Gastric cancer with minimal peritoneal metastasis: Is this a sign to give up or to treat more aggressively?

Department of Surgery II (Department of Gastroenterological Surgery), Nagoya University Graduate School of Medicine, Nagoya, Japan.
Nagoya journal of medical science (Impact Factor: 0.75). 02/2013; 75(1-2):3-10.
Source: PubMed


Peritoneal metastasis from gastric cancer is often undetectable by routine imaging studies. Even a microscopic metastasis detected only by cytologic examination of the peritoneal washes denotes a dismal prognosis, and surgery is ruled out as futile for patients who turn out to be cytology-positive by staging laparoscopy. On the other hand, recent developments in cancer chemotherapy have improved the outcome of the cytology-positive population to the point where a certain proportion of these patients survive for 5 years through a straightforward strategy of radical surgery followed by chemotherapy. Thus, there is certainly a role for surgeons in patients with minimal peritoneal metastasis, both in clinical practice and in clinical trials where multimodal treatment strategies including surgery are to be explored. Even in this category of patients, surgery in combination with various types of chemotherapy remains the only hope for a cure.

Download full-text


Available from: Yasuhiro Kodera, Mar 24, 2015
  • Source
    • "Int J Clin Exp Pathol 2014;7(4):1553-1562 ress to the peritoneal surface [6] [7] [8] [9]. At present, there are no ideal diagnostic methods for peritoneal dissemination and the conventional cytological results are poor [11] [12]. "
    [Show abstract] [Hide abstract]
    ABSTRACT: The present study is to evaluate the effect of methylated p16 on the progression in patients with gastric cancer (GC), and develop a useful biomarker for predicting patient's prognosis. Methylation status of p16 in GC, their corresponding para-cancerous histological normal tissues (PCHNTs), preoperative peritoneal washes (PPWs) and serum were assessed using real-time methylation specific-PCR (MSP). The frequency of p16 methylation was significantly higher in GC tissues (85.9%; 79/92) than that in paired PCHNTs (12.0%; 11/92) (P<0.0001). p16 methylation correlated closely with lymph node metastasis, peritoneal metastasis, TNM stage, et al (all P<0.05). Both frequency of p16 methylation in PPWs and serum were 79.7% (63/92). The Aζ value of the receiver-operator characteristic curve for methylated p16 was 0.899 for serum and PPWs, compared to that in GC tissues. The patients with elevated methylated p16 levels in tumor tissues had poorer disease-free survival (DFS) rates than those without (P=0.042). There is a narrow significant difference in median survival time of more than 30 months between patients with and without preoperatively detectable methylated p16 in serum (P=0.057). Methylated p16 in PPWs revealed no significant association with survival (P=0.129). Cox regression analysis showed that serum methylated p16 DNAs was an independent risk factor for GC patients, with a remarkable decrease in DFS 30 months after surgical resection of the gastric tumor. Serum methylated p16 DNAs might serve as a potential biomarker for the progression and a prognostic factor in gastric cancer patients.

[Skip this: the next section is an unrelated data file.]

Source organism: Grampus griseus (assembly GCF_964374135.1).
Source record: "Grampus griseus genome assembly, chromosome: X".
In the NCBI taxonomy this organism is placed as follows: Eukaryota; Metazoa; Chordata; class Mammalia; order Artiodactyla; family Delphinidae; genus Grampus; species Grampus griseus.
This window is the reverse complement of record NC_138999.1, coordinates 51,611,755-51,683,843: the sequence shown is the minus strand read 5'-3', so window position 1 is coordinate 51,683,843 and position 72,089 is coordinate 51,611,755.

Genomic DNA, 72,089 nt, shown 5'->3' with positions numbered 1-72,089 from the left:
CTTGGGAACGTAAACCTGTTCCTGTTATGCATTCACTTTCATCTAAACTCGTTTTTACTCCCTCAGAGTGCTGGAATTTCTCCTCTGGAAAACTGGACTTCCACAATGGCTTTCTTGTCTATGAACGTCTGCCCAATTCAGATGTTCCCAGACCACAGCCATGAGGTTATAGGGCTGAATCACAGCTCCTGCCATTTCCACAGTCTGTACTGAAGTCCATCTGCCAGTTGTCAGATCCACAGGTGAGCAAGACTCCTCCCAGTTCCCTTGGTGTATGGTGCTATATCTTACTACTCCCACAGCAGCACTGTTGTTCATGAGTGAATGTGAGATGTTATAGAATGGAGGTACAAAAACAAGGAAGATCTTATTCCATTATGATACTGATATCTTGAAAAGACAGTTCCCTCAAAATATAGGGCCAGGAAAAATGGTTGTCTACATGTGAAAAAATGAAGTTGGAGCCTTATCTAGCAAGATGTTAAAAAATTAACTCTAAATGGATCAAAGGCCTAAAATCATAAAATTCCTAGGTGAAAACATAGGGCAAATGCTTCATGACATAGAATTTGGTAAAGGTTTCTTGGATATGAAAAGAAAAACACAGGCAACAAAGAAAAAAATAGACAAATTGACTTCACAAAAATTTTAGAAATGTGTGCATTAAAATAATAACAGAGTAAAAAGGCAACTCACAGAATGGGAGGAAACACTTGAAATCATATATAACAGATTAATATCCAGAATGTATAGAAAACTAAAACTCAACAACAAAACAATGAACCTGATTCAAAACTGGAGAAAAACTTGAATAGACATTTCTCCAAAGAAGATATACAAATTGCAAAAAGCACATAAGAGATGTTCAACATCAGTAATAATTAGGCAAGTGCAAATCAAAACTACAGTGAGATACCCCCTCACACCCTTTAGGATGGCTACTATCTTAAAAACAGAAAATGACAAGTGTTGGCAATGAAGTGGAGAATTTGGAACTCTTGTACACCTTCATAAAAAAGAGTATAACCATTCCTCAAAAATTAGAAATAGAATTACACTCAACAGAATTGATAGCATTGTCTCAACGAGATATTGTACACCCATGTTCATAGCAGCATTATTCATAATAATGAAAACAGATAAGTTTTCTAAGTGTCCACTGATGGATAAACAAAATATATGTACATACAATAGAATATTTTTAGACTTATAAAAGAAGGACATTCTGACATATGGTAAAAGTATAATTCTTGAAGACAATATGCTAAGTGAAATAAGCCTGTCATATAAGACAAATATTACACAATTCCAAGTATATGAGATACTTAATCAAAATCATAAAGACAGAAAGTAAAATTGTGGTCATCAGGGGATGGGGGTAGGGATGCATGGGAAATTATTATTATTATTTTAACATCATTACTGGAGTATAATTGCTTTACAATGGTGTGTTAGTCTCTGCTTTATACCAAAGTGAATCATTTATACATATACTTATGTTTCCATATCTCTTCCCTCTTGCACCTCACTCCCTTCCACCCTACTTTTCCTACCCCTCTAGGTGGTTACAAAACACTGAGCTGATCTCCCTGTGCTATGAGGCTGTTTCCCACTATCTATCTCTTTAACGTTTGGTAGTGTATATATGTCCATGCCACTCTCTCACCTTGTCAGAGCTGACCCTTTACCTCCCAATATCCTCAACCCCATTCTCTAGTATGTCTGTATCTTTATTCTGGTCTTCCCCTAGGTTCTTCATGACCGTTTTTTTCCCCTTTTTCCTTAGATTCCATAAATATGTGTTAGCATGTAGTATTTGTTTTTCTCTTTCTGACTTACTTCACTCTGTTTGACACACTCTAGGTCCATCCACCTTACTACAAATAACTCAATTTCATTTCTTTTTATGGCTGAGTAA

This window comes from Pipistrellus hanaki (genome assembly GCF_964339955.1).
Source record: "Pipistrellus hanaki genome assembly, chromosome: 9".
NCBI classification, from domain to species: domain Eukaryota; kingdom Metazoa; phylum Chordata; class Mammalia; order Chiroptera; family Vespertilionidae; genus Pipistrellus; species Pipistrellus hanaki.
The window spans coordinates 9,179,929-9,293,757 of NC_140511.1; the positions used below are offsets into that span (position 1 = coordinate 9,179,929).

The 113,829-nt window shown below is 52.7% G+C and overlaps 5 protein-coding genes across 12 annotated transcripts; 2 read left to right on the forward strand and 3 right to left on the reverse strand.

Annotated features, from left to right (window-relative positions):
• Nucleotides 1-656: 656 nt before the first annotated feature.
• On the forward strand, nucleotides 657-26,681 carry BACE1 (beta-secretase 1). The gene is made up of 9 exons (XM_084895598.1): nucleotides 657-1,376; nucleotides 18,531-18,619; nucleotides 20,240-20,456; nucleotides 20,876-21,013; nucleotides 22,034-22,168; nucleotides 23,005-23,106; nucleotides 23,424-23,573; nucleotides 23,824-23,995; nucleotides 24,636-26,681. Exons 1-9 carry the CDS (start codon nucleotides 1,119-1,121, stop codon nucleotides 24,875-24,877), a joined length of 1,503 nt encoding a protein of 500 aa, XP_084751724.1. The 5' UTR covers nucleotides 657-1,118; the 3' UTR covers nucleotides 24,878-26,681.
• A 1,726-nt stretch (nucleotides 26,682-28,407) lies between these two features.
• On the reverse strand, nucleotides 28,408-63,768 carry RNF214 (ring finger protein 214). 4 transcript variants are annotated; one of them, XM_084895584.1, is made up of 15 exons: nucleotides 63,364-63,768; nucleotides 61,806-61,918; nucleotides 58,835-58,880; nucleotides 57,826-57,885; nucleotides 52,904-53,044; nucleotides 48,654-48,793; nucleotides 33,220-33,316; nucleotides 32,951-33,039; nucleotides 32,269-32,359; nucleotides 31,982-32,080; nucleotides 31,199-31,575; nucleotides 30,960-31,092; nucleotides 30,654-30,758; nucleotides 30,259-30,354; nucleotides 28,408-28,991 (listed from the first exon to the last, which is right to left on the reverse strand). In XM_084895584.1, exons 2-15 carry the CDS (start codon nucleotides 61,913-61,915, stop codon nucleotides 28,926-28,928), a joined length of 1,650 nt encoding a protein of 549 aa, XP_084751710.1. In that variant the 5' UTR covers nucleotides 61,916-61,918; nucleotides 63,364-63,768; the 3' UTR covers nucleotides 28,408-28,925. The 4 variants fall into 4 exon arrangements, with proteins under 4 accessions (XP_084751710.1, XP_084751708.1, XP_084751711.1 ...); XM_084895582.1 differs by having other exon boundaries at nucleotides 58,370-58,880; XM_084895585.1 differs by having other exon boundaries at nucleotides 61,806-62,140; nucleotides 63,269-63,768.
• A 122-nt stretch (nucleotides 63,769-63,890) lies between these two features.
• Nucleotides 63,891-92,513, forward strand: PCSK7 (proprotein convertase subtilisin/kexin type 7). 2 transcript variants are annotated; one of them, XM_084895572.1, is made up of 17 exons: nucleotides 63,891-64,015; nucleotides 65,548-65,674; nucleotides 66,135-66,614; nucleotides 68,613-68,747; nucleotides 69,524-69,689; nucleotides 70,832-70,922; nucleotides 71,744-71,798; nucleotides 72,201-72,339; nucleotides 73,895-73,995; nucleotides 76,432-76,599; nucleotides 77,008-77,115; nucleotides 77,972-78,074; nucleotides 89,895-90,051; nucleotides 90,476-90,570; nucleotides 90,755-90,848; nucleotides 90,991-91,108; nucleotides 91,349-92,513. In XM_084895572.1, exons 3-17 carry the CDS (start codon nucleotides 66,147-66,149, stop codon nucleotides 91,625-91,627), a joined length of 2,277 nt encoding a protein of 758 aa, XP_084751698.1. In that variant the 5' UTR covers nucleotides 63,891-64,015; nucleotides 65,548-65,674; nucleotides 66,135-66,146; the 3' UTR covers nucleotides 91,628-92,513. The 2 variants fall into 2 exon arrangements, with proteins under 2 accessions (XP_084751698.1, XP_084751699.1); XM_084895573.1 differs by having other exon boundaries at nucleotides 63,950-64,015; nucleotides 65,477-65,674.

Full-text · Article · May 2014 · International journal of clinical and experimental pathology
  • Source
    [Show abstract] [Hide abstract]
    ABSTRACT: We report a case of advanced stomach cancer metastatic to the spermatic cord 1 year after curative distal gastrectomy. The patient underwent distal gastrectomy with D2 lymph node dissection. There was no metastasis to the liver or peritoneum, and cytologic examination of the peritoneal lavage fluid was negative for cancer cells (CY0). Histological examination revealed a moderately differentiated tubular adenocarcinoma that had penetrated the serosa (T4a). Postoperative staging was T4aN1M0, stage IIIA, according to the Japanese gastric carcinoma classification scale. One year after the operation, the patient was readmitted with right groin pain. Percutaneous fine needle aspiration biopsy of the inguinal tumor revealed a tubular adenocarcinoma. Extirpation of the inguinal tumor with wedge resection of the right iliac-femoral vein was performed. Pathological examination revealed a moderately differentiated tubular adenocarcinoma that had diffusely infiltrated the connective tissue surrounding the spermatic cord. Immunohistochemical studies showed the tumor cells were reactive for CK7 but not for CK20. These findings were consistent with the diagnosis of a spermatic cord tumor metastatic from a known gastric primary cancer. Laparoscopic exploration showed invagination of the peritoneum with small nodules from the median umbilical fold to the lateral umbilical fold and a markedly decreased distance between the folds. Pathological examination in this area revealed a tubular structure consisting of mesothelial cells within the cancer tissue which was associated with dense fibrosis, suggesting that the invagination of the peritoneum had been caused by minimal peritoneal metastasis.
    Preview · Article · Sep 2013 · Journal of Nippon Medical School